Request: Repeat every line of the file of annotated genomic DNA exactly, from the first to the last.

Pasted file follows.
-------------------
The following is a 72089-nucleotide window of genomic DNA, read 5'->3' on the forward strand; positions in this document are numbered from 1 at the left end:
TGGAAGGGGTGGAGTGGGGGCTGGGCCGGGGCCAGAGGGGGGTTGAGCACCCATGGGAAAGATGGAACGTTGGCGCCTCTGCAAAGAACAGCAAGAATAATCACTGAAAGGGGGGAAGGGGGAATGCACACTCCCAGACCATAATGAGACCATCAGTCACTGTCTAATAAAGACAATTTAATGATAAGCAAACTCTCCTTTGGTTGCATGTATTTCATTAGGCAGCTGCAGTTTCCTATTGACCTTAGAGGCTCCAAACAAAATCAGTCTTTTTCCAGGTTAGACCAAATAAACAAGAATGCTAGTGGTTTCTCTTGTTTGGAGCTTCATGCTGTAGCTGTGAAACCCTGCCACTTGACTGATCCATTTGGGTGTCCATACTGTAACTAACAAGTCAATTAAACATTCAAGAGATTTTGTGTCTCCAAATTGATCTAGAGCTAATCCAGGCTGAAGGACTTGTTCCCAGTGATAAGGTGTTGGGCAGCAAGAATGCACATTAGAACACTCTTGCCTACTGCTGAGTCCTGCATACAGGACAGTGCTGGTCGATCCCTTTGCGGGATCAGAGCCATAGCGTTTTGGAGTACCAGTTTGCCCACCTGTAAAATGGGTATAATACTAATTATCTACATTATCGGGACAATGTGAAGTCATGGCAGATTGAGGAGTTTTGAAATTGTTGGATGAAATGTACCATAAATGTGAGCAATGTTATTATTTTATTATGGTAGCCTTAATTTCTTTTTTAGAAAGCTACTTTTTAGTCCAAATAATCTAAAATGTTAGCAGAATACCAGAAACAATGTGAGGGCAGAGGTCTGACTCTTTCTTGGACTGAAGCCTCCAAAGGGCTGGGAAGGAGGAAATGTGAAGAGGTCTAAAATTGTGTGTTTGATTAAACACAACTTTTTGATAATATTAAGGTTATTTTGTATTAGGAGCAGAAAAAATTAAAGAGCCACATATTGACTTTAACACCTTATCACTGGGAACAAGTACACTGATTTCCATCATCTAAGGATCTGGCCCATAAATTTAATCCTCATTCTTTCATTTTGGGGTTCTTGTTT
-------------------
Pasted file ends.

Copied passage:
The following is a 72089-nucleotide window of genomic DNA, read 5'->3' on the forward strand; positions in this document are numbered from 1 at the left end:
TGGAAGGGGTGGAGTGGGGGCTGGGCCGGGGCCAGAGGGGGGTTGAGCACCCATGGGAAAGATGGAACGTTGGCGCCTCTGCAAAGAACAGCAAGAATAATCACTGAAAGGGGGGAAGGGGGAATGCACACTCCCAGACCATAATGAGACCATCAGTCACTGTCTAATAAAGACAATTTAATGATAAGCAAACTCTCCTTTGGTTGCATGTATTTCATTAGGCAGCTGCAGTTTCCTATTGACCTTAGAGGCTCCAAACAAAATCAGTCTTTTTCCAGGTTAGACCAAATAAACAAGAATGCTAGTGGTTTCTCTTGTTTGGAGCTTCATGCTGTAGCTGTGAAACCCTGCCACTTGACTGATCCATTTGGGTGTCCATACTGTAACTAACAAGTCAATTAAACATTCAAGAGATTTTGTGTCTCCAAATTGATCTAGAGCTAATCCAGGCTGAAGGACTTGTTCCCAGTGATAAGGTGTTGGGCAGCAAGAATGCACATTAGAACACTCTTGCCTACTGCTGAGTCCTGCATACAGGACAGTGCTGGTCGATCCCTTTGCGGGATCAGAGCCATAGCGTTTTGGAGTACCAGTTTGCCCACCTGTAAAATGGGTATAATACTAATTATCTACATTATCGGGACAATGTGAAGTCATGGCAGATTGAGGAGTTTTGAAATTGTTGGATGAAATGTACCATAAATGTGAGCAATGTTATTATTTTATTATGGTAGCCTTAATTTCTTTTTTAGAAAGCTACTTTTTAGTCCAAATAATCTAAAATGTTAGCAGAATACCAGAAACAATGTGAGGGCAGAGGTCTGACTCTTTCTTGGACTGAAGCCTCCAAAGGGCTGGGAAGGAGGAAATGTGAAGAGGTCTAAAATTGTGTGTTTGATTAAACACAACTTTTTGATAATATTAAGGTTATTTTGTATTAGGAGCAGAAAAAATTAAAGAGCCACATATTGACTTTAACACCTTATCACTGGGAACAAGTACACTGATTTCCATCATCTAAGGATCTGGCCCATAAATTTAATCCTCATTCTTTCATTTTGGGGTTCTTGTTT